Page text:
I’m 63, married and I have a son in grad school pursuing his MBA. For a few decades I was a broadcast journalist, a career that ended amidst marginalization, on the job ageism and eventually a buy out (or an unacceptable opt out). Frankly I’m luckier than most folks but still struggling with the day-to-day acceptance of “retirement,” and the “what’s next?
At times I feel amazingly lucky yet guilty that I’m not working, despite a few years out now and fresh memories of a lousy grinding workplace.
I’ve read a lot of literature on retiring “wild and free,” yet I pine daily for camaraderie and age appropriate ‘soft’ adventure. I sometimes feel like I’m the only guy in New York City who isn’t sure where to go each day. So, I guess it’s a work in progress to seek the next rung of satisfaction and collegiality. I think. Continue reading this story
Elliot Aronson, Ph.D., is best known for his research on cognitive dissonance and the jigsaw classroom. From his widely-used textbook, The Social Animal: “Elliot Aronson’s standing as one of the world’s most distinguished and versatile social psychologists is reflected in the wide variety of national and international awards he has received for his teaching, for his scientific research, for his writing, and for his contribution to society.”
Questions asked during the interview:
Tell me about your retirement/previous work. Why did you retire? Was the decision to retire made/planned by you? Do you consider your retirement successful? Happiness? What’s better/gains? Worse/losses? How has retirement affected your relationships? What is your relationship to OLLI? What are your recommendations for others?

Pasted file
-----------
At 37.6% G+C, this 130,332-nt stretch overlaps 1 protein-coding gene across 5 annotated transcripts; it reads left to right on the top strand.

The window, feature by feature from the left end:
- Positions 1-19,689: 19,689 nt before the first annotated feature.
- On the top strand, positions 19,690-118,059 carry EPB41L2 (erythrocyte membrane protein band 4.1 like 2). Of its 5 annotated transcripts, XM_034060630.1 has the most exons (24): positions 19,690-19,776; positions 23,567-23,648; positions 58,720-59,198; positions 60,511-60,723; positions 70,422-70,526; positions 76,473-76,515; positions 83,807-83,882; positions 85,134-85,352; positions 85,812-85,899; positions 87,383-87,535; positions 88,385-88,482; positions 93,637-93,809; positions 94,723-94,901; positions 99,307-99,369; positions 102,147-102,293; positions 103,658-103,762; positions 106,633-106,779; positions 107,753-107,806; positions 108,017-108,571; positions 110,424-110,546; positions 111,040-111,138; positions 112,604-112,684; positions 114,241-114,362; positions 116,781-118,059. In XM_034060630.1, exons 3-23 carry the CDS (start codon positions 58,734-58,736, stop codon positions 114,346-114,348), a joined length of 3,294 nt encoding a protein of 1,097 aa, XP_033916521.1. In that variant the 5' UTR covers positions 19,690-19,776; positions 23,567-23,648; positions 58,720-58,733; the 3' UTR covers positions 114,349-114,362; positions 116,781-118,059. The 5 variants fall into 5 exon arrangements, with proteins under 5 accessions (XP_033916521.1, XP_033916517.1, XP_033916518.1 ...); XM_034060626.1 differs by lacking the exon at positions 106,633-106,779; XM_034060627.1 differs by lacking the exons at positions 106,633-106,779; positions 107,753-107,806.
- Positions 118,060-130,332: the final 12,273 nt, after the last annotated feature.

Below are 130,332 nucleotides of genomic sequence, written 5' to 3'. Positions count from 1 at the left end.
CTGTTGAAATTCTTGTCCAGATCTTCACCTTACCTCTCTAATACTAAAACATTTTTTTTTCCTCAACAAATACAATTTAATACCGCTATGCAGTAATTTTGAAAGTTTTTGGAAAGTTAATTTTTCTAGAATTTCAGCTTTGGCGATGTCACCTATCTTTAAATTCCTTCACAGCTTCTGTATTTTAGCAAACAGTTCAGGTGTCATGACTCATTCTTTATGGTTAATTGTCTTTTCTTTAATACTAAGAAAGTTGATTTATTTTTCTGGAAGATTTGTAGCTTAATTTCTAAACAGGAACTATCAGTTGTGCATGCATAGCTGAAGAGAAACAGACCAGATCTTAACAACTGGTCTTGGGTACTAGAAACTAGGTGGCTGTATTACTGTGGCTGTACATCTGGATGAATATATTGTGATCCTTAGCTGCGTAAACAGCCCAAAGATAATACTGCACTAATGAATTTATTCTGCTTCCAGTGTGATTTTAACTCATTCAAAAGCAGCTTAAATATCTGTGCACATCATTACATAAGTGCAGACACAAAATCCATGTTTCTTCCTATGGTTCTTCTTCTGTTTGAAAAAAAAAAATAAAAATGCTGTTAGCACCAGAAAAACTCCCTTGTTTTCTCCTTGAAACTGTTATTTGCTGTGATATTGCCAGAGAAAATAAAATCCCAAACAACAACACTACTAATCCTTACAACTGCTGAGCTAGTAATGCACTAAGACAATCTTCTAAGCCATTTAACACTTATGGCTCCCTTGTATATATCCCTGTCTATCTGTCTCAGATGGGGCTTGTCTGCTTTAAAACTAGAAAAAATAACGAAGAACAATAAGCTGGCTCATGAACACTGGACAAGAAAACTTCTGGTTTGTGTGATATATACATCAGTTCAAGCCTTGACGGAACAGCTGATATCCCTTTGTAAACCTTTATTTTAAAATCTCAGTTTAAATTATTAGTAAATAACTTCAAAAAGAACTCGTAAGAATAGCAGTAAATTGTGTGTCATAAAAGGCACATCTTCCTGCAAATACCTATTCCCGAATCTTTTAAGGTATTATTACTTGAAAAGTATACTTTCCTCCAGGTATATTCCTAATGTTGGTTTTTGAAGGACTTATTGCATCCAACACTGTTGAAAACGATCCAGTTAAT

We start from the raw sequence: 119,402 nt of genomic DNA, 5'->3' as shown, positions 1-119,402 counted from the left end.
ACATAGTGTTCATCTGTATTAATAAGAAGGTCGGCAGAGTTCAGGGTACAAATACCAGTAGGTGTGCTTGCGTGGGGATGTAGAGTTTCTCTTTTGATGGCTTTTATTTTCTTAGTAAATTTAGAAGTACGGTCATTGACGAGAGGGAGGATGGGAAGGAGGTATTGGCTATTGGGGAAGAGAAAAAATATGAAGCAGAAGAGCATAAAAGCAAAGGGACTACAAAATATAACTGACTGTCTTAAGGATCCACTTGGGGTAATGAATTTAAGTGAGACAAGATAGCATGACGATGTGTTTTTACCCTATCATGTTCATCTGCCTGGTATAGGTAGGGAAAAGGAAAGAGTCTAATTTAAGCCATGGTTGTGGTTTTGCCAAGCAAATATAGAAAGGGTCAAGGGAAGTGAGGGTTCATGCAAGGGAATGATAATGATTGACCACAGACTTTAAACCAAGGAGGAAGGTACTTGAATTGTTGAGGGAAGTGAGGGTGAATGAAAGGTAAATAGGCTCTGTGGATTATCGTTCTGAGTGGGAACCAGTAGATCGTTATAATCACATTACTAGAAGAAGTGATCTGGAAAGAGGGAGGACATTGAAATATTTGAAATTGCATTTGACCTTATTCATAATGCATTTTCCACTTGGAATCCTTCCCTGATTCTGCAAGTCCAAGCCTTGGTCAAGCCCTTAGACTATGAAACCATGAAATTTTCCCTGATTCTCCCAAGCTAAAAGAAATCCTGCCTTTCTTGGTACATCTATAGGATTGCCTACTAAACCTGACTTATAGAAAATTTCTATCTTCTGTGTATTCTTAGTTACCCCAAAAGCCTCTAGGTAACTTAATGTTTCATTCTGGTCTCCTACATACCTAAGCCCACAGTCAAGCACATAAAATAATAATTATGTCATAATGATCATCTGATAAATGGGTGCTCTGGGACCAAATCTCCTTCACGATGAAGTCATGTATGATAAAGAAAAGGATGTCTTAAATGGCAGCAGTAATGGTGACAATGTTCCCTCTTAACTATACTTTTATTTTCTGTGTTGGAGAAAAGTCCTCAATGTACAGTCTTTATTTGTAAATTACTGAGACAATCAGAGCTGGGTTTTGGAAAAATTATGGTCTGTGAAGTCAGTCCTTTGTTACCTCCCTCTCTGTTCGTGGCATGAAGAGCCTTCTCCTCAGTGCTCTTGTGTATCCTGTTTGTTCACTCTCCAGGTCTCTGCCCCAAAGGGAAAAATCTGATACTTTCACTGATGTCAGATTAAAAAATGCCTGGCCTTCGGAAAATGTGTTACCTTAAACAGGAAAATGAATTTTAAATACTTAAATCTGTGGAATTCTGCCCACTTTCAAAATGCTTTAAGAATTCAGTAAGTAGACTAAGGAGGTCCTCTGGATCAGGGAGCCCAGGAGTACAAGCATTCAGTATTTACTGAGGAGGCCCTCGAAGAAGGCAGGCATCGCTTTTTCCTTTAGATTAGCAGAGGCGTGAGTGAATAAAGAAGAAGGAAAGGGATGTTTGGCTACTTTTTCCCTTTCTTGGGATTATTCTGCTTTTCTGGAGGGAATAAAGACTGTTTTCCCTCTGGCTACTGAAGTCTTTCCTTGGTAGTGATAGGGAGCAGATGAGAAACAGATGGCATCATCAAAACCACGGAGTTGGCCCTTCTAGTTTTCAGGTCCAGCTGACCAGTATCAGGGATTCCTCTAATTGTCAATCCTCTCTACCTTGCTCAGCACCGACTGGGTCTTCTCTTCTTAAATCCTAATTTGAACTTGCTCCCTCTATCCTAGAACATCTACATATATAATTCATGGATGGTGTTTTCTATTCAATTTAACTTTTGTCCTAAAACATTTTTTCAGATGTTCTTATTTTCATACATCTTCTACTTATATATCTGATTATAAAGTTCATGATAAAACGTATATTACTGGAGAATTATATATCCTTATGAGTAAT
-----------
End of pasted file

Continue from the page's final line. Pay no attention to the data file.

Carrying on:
The notion of retirement is both interesting and elusive. When I was about 50 years old, I did not even consider the possibility of retirement. My fantasy was that, at age 93, while delivering a passionate lecture on cognitive dissonance to a roomful of students sitting on the edge of their chairs, I would collapse and die. I figured that, if I was going to have to die, I would prefer to die with my boots on. A charming and romantic notion.
Ellie & Desi
There is an old saying: “If you want to hear the sound of God’s laughter, just tell him your plans.” In 1994, when I was still a youngish old man of 62, the University of California system was in terrible financial trouble and needed to slash its operating budget. Because the retirement coffers were flush, they offered some of us older, more highly paid professors an extra financial incentive if we agreed to take early retirement. (The plan was called VERIP). I was at the top of my game as a teacher, researcher, and writer. Although the financial incentive was tempting, I wasn’t going to take it. My boots were still on, as it were. Why quit now? Continue reading this story